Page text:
Judd Apatow on Darryl Strawberry, Dwight Gooden and his new 30 for 30
The latest ESPN 30 for 30 film is Doc & Darryl, which tells of the rise and fall (and rise and fall, and rise and...) of former New York Mets superstars Dwight Gooden and Darryl Strawberry. With Gooden as the team's overpowering ace and Strawberry its powerful slugger, the two supremely talented players helped rebuild the Mets, culminating in the franchise's most recent World Series title in 1986. Shortly thereafter, however, they fell into a cycle of substance addiction and legal troubles that shortened their careers and threatened to end their lives. Now in their 50s, Gooden and Strawberry were reunited at a diner to talk about their journeys in Doc & Darryl, which premieres Thursday night at 9 p.m. ET on ESPN.
Judd Apatow and Michael Bonfiglio co-directed the film. Apatow—best known as the director and/or producer of such comedies as The 40-Year-Old Virgin, Knocked Up and Superbad—was born in Flushing, N.Y., the home of Shea Stadium, and grew up in Syosset, on Long Island, during the heyday of Gooden's and Strawberry's Mets careers. Apatow answered some questions via email about the film, the stars and the dangers of drug and alcohol addiction.
SI: This is obviously a lot different from the projects you’re best known for. How did you get involved with it?
Apatow: I met Michael Bonfiglio when he directed an episode of the TV show Iconoclasts about myself and Lena Dunham. He was so impressive and I thought it would be fun to collaborate with him on something. He directed the 30 for 30 episode You Don't Know Bo. One day I was tweeting my admiration for a 30 for 30 episode I liked, and Jenna Anthony at ESPN tweeted back and asked if I would like to direct one. That's when I pitched the idea of doing one about Dwight Gooden and Darryl Strawberry with Mike. Twitter finally led to a job! All those pointless hours finally paid off.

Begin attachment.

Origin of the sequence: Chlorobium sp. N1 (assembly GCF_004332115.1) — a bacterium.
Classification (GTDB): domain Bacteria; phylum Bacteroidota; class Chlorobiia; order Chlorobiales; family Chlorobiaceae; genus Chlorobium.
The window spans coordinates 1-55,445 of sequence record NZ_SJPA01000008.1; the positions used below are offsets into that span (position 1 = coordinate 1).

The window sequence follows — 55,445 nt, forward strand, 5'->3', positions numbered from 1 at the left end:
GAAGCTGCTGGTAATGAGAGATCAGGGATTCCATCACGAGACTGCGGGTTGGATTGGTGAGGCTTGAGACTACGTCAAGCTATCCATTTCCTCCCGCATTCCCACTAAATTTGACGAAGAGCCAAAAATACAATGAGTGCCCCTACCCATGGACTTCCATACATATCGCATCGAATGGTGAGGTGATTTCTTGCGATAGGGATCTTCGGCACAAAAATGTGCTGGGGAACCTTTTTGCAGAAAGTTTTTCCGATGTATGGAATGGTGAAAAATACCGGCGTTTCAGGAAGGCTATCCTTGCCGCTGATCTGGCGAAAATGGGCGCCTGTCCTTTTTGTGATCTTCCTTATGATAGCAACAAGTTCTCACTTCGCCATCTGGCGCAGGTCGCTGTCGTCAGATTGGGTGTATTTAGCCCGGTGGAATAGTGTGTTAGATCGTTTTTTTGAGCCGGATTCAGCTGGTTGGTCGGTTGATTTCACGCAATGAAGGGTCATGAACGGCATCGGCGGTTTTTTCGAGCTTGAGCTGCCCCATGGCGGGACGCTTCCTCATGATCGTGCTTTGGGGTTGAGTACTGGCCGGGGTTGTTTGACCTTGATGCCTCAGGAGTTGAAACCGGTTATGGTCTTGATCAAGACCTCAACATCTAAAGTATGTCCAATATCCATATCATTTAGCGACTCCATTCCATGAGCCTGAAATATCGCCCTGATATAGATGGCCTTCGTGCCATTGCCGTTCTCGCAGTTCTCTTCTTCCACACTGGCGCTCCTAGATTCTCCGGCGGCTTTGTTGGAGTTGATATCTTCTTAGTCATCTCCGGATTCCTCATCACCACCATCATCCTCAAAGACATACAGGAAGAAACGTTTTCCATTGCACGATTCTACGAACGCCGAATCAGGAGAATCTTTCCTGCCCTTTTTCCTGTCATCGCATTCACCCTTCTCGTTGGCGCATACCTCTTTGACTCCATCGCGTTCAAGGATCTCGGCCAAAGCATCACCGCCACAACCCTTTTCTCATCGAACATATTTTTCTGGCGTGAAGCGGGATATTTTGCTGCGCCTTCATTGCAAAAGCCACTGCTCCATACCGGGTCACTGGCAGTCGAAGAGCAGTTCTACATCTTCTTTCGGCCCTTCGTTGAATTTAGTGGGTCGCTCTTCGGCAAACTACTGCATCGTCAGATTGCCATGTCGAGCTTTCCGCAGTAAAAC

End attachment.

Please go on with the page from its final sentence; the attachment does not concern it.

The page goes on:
SI: How did you guys get them together, and how did you decide to use that diner in Queens?
Apatow: Mike asked for a cool looking diner like the one in Goodfellas, and one of our producers, Kelsey Field, said, "Well, let's just get the one from Goodfellas." Which we did.
SI: Were you a fan of those Mets teams?
Apatow: I graduated high school on Long Island in 1985 and was a giant Mets fan. I loved them when they were terrible. I always relate more to the losers than the winners. I would go to Shea Stadium and watch the game with crowds of 5,000 and be in heaven. It was the era of Dave Kingman and George Foster. On Banner Day I walked around with a banner [referencing former Mets announcer Ralph Kiner] that said "Kiner Makes Me Want to Ralph"! I even interviewed Mookie Wilson in junior high school for my school paper.
We all heard about Darryl Strawberry when he was in the minors. There was a great sense of anticipation that someone would soon arrive who would change the fortunes of this team.
I followed them so closely and so emotionally that at the end of the 1985 season I decided to take a break because it was making me crazy. Of course they won the World Series in 1986, the year I paid no attention at all.